THE BELIEF THAT THE UNIVERSE is composed of five Great Elements is untraceably old. Even the savage knows very well four of these elements, Water, Air, Fire, and Earth, and has a vague sense of the fifth, Ether, or Space. From varying combinations of these five elemental substances, the ancients believed, all of the phenomena of Nature were formed. Earth itself was composed, in the last analysis, of these five. Man also, they believed, was a unique compound of these elements, and was, at death, resolved back into them. Each of these great "Creatures," as they were called, was symbolised by a certain shape, and the total figure of the five different forms, superimposed on
one another in a regular order, is the stupa of China and India, the sotoba or go-rin of Japan, the "Five-circle" or "Five-zone" or "Five-blossom" funeral stone to be found everywhere in the Orient. The cube represents the Earth or stable foundation on which all builds; the sphere represents water; the pyramid or triangular tongue, fire or the elements in motion; the crescent or inverted vault of the
FIGURE I. The Stupa. (From Foe koue ki, by Fa-heen.)
sky, air or wind; the acuminated sphere or body-pyri-form, ether tapering into Space.
Of course the old philosophers assigned particular places or grades to these five elements. Plato gave the first place to fire, the second to ether, then followed air, water, and lastly Earth. But Aristotle placed ether first, "as that which is impassable, it being a kind of fifth body," and after it he placed those elements "that are passable," in the order of fire, air, water, and Earth.
Sit down with pencil and paper, or, as the first mathematicians did, sit down on the sea shore and draw with a
shell on the sands the simple or the complex geometrical figures, whatever you will. It will be a rather remarkable accident if you happen to put down a single figure that his not at some time represented either the figure of Earth directly, or a direct relation of the Earth to the universe.
FIGURE 2. The Tetrahedron.
Take the five regular solids, for instance: the tetrahedron, the octahedron, the icosahedron, the cube, and the dodecahedron. The Earth has been a tetrahedron, and it has been, many, many times, a cube. It has been conceived of as an eight-sided figure--one of the Siberian
FIGURE 3. The Octahedron.
tribes believes to-day that the octahedron is the true figure of Earth. It was by way of the "five regular solids," "the five mathematical bodies," that Kepler, as we shall see later on, sought to solve the mystery of "distances" in the heavens. Seeking for some fixed relation of distances between
the six planets and the Sun, he found, or believed he found, that the five regular solids fitted between the six spheres in a very curious order, and he elaborated on
FIGURE 4. The Icosahedron.
the nature of these solids and their relation to our solar system all of his life. The "nature" of the tetrahedron
FIGURE 5. The Cube.
was of fire. The nature of the octahedron was of "flying birds." The nature of the icosahedron was of water. The nature of the cube was of Earth, even though it fitted into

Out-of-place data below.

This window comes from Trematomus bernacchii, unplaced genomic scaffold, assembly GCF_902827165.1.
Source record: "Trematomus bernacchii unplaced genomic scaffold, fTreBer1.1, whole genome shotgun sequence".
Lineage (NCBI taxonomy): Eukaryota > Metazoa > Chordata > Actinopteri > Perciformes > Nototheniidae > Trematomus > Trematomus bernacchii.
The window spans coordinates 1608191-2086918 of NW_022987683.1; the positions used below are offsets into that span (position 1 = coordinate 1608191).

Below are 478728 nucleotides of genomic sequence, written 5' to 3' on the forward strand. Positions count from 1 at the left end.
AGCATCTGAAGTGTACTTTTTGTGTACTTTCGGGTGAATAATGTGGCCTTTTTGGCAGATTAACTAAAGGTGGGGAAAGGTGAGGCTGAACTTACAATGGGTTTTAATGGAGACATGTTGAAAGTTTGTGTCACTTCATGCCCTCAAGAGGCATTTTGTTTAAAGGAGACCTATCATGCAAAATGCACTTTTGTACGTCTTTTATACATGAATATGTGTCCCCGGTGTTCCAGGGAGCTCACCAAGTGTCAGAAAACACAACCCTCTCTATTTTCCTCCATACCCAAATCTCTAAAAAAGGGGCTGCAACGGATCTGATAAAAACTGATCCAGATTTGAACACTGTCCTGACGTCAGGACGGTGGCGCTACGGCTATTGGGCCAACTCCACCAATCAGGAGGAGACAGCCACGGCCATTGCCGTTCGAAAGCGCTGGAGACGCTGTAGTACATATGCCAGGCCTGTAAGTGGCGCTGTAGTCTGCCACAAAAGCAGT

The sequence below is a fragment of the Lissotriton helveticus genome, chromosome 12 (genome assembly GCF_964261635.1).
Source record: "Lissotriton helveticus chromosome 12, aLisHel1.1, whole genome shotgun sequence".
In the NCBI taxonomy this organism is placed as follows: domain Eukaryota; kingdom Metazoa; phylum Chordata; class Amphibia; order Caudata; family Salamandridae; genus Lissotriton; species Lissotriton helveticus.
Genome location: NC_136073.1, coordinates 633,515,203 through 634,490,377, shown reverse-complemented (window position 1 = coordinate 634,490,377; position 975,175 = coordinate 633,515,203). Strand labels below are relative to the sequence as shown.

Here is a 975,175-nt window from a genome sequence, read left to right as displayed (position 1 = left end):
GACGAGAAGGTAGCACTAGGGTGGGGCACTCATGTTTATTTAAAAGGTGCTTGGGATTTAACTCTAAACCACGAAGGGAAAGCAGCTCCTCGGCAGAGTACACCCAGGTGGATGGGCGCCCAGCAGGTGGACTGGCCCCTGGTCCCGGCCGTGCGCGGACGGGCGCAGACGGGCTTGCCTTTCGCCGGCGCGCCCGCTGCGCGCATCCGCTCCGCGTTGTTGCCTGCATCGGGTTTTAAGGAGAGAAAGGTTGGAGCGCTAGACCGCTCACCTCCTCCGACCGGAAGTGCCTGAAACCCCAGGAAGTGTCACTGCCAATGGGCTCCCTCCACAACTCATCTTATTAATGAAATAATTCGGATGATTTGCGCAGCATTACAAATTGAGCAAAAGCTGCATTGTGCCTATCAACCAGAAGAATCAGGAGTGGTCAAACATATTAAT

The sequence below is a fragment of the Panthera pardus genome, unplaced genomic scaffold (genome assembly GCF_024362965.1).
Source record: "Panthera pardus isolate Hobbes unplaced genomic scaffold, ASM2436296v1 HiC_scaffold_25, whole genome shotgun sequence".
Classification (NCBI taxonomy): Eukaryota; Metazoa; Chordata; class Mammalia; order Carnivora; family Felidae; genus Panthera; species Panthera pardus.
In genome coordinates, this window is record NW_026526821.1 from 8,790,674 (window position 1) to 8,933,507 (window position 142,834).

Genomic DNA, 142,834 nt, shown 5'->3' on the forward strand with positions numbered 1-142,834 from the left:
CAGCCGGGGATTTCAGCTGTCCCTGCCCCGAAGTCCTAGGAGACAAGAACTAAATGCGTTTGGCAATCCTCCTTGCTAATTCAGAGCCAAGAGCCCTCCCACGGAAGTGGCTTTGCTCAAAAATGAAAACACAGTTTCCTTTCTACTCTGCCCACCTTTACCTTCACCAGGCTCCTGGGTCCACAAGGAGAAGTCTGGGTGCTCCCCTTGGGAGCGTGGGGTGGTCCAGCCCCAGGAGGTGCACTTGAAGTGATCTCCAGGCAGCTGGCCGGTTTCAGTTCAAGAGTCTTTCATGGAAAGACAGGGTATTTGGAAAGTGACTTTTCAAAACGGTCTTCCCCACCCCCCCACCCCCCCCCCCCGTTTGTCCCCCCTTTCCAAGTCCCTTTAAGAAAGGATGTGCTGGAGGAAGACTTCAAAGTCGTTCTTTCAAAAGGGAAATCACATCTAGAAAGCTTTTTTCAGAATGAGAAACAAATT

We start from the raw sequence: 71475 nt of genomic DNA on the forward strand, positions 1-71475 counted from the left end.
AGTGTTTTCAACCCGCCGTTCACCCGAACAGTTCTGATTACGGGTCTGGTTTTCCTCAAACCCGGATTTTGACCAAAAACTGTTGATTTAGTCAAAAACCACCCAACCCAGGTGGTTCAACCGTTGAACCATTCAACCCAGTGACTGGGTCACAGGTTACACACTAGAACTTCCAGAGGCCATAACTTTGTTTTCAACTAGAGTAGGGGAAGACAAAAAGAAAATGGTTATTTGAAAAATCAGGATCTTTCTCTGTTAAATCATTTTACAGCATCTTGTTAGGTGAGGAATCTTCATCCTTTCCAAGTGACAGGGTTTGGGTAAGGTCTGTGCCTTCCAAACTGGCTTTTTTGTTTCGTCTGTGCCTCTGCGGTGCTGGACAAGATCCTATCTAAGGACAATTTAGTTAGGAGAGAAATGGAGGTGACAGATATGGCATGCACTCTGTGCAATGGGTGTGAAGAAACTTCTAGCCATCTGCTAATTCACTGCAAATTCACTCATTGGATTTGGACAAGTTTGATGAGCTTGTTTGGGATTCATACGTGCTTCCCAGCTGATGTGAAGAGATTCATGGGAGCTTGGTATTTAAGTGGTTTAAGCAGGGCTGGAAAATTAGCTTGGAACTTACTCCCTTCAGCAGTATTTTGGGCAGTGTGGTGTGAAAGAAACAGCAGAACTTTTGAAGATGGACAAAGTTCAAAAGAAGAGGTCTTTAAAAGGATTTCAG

place between Saturn and Jupiter, and the nature of the dodecahedron was that of the celestial vault, or ether.
FIGURE 6. The Dodecahedron.
Earth has been given, also, at one time or another and in one way or another, all of the pyramidal forms. It has been figured as a three-sided and as a four-sided pyramid, and likewise as a cone. It has been a cylinder, filled with compressed air and balanced in the centre of the universe. It has been, at one time, a "rygge forme,"--"a three-cornered forme," says Recorde's The Castle of Knowledge (1556), "like the rygge of an house where one syde lyeth flatte, and the other two leane a slope. And thys forme they judged better for twoo causes. Firste they thought that it was more steddy than a cube forme, because it hath a broader foote, and a lesser toppe; and secondly for that they thought it a more apte forme to walke on and more agreeable to the nature of the earthe, where sometimes there risyth highe hill, and sometimes again men may see greate vales descendyng. . . . Againe they thinke this Rygge forme meetest for the standing of the sea and for the running of rivers, for in the first forme [a cube] if the sea should rest on the outermost plaine, then wolde it
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FIGURE 7. A "rygge forme" or three-sided tablet.
FIGURE 8. Five-sided tablet.
FIGURE 11. Four-sided pyramid.
FIGURE 9. Cone.
FIGURE 12. Sphere.
FIGURE 10. Three-sided pyramid.
FIGURE 13. Cylinder.
over runne all that plaine, and so flow over all the earthe; where as in this seconde forme it mighter reste about the foote of the earthe, and yet the slope risyng wyll not permit it to over run all the earthe. And so for rivers if there is no slopenes (as in a cube there is none) then cannot the rivers runne well."
Already in these dozen geometrical figures we have collected two groups, one of which, the five regular solids, has been noted. The other one is that group from which all the known crystalline mineral forms--except radium and helium--can be constructed--"the eight basic elemental geometrical magnitudes," with eight definite bounding surfaces that compose a perfect series.
The first is the sphere with its one and only surface.
The second is the cone with its two surfaces.